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C. DORNO

Abstract

The author discusses apparatus that has been employed at the Davos Physical-Meteorological Observatory to measure the total solar radiation received at the surface of the earth, the intensity of radiation received from restricted regions of the solar spectrum, the intensity of irradiation, or outgoing nocturnal radiation from a black body and also the ration received at the earth's surface from the atmosphere. Especial attention is given to registering apparatus, principally of the photographic type.

A thermopile for measuring the total radiation, potassium and cadmium cells for measuring the radiation from the visible and the ultra-violet regions of the solar spectrum, and Ångström's tulipan for measuring nocturnal radiation find favor with the author.

In a brief summary of the Dams measurements it is shown that if we take into account the albedo of snow in winter and of the ground surface in simmer, throughout the year “Hardly a third of the incoming radiation has contributed to the heating of the air and the melting [of snow or ice] and evaporation of moisture.”

The results of recent medical researches are cited to snow the value of the measurements of radiation intensity in the ultra-violet region of the solar spectrum.—H. H. K.

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C. DORNO

Abstract

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C. DORNO

Abstract

SYNOPSIS

The scientific and practical importance of the above program is emphasized. On account of the inadequacy of existing meteorological records, special observations, including detailed cloud records, are necessary before sites for solar observatories are finally decided upon. To obtain these cloud records and instrument, which has been employed at the Davos observatory since October, 1919, for recording the illumination of a horizontal surface by the sun and sky may be utilized.

Since, at night, the radiation to the sky varies with zenith distance but not with azimuth, it becomes possible to use for the measurements a blackened hollow sphere as an absolute black body, such as Angström's “Tulipan.” This seems to meet Abbot's objection that the absorption of blackened surfaces for wave lengths greater than 15µ is not well known, and, in consequence, measurements by instruments, like Angströs pyrgeometer contain an unknown error. Comparisons between the pyrgeometer and the Tulipan, however, show a reasonably constant ratio.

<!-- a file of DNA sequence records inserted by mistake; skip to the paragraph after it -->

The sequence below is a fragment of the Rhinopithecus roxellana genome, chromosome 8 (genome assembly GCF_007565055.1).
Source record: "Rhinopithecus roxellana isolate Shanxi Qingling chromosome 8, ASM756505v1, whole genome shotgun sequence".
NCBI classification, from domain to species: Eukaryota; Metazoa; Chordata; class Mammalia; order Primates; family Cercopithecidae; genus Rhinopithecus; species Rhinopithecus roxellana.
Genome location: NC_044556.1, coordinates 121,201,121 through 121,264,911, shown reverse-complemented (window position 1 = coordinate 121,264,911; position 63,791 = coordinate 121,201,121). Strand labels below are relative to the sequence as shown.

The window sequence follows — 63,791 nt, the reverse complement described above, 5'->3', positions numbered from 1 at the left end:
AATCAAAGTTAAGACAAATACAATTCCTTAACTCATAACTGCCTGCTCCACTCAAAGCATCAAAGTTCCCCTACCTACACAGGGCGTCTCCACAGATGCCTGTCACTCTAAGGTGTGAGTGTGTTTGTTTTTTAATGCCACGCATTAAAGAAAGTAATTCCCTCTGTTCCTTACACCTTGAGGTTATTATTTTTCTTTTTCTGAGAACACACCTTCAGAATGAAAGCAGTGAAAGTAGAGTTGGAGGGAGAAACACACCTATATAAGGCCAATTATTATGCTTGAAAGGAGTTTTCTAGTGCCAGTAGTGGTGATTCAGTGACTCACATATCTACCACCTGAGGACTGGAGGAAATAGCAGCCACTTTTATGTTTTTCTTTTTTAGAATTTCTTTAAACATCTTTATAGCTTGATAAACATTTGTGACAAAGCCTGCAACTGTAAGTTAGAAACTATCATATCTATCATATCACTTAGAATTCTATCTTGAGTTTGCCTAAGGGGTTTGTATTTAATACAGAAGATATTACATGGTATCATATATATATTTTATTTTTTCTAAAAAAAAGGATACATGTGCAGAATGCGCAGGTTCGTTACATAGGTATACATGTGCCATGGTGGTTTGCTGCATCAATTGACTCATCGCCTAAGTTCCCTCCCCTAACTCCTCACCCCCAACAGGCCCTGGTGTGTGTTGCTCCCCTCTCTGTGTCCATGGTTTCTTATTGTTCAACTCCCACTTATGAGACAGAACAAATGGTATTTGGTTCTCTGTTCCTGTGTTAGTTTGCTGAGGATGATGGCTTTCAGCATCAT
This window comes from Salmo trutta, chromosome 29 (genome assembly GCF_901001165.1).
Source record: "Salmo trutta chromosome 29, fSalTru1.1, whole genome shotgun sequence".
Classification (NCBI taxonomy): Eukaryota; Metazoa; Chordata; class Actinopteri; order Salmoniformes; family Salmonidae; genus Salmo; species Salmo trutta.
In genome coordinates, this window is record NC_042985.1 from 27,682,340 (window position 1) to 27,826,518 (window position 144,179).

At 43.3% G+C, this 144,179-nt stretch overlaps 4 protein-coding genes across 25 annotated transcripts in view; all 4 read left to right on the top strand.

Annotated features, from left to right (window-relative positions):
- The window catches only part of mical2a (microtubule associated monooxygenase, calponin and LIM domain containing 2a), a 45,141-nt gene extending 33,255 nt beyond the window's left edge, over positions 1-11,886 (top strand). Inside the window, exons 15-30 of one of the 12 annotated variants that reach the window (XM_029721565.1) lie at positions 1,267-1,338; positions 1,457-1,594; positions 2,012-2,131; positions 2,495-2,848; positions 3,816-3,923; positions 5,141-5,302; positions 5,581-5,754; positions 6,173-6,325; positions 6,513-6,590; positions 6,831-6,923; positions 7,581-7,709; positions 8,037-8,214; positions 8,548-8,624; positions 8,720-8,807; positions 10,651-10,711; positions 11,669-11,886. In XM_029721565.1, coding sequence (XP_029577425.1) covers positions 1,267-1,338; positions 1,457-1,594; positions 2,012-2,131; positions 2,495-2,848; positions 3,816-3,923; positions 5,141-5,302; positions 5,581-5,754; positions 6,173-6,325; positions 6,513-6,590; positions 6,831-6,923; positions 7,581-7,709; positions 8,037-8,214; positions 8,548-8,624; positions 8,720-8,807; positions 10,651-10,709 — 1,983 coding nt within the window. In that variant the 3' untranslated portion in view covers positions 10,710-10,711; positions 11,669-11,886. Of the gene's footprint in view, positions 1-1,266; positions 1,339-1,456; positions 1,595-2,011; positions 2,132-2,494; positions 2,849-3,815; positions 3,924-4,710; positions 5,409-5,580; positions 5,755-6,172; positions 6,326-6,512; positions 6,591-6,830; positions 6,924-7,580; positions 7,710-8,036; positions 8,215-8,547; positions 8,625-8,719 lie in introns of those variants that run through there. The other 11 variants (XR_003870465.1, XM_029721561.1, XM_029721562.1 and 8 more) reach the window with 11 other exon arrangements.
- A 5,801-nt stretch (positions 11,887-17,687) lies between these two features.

The importance of ascertaining the ozone content of the atmosphere is emphasized, and it is pointed out that photoelectric intensity measurements with cadmium cell of the spectrally decomposed ultra-violet radiation may help to solve this difficult problem.

It is suggested that for investigations in the infra-red bacteria may be used in place of photographic plates. Also, that Angströs nocturnal radiation measurements of 1913 should be repeated in optically undisturbed times. —H. H. K.

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C. DORNO

Abstract

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C. DORNO

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C. DORNO

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Dr. C. Dorno
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Prof. Dr. C. DORNO

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Dr. C. DORNO

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A. ÅNGSTRÖM and C. DORNO

Abstract

SYNOPSIS

The pyranometer of A. Ångström has been combined, at the observatory of Prof. Dorno, at Davos, with a recording device consisting of lamp, galvanometer, and a rotating photographic film, upon which the galvanometer deflection is recorded. In this way records are obtained of the total heat radiation from sun and sky upon a horizontal surface at all times of day, and from this record the daily sums are easily computed. In the present paper the recording method is described, the sources of error are discussed, and finally the results from the records at Davos are presented and compared with results of measurements at Washington and with the records of the brightness previously obtained by Prof. Dorno.

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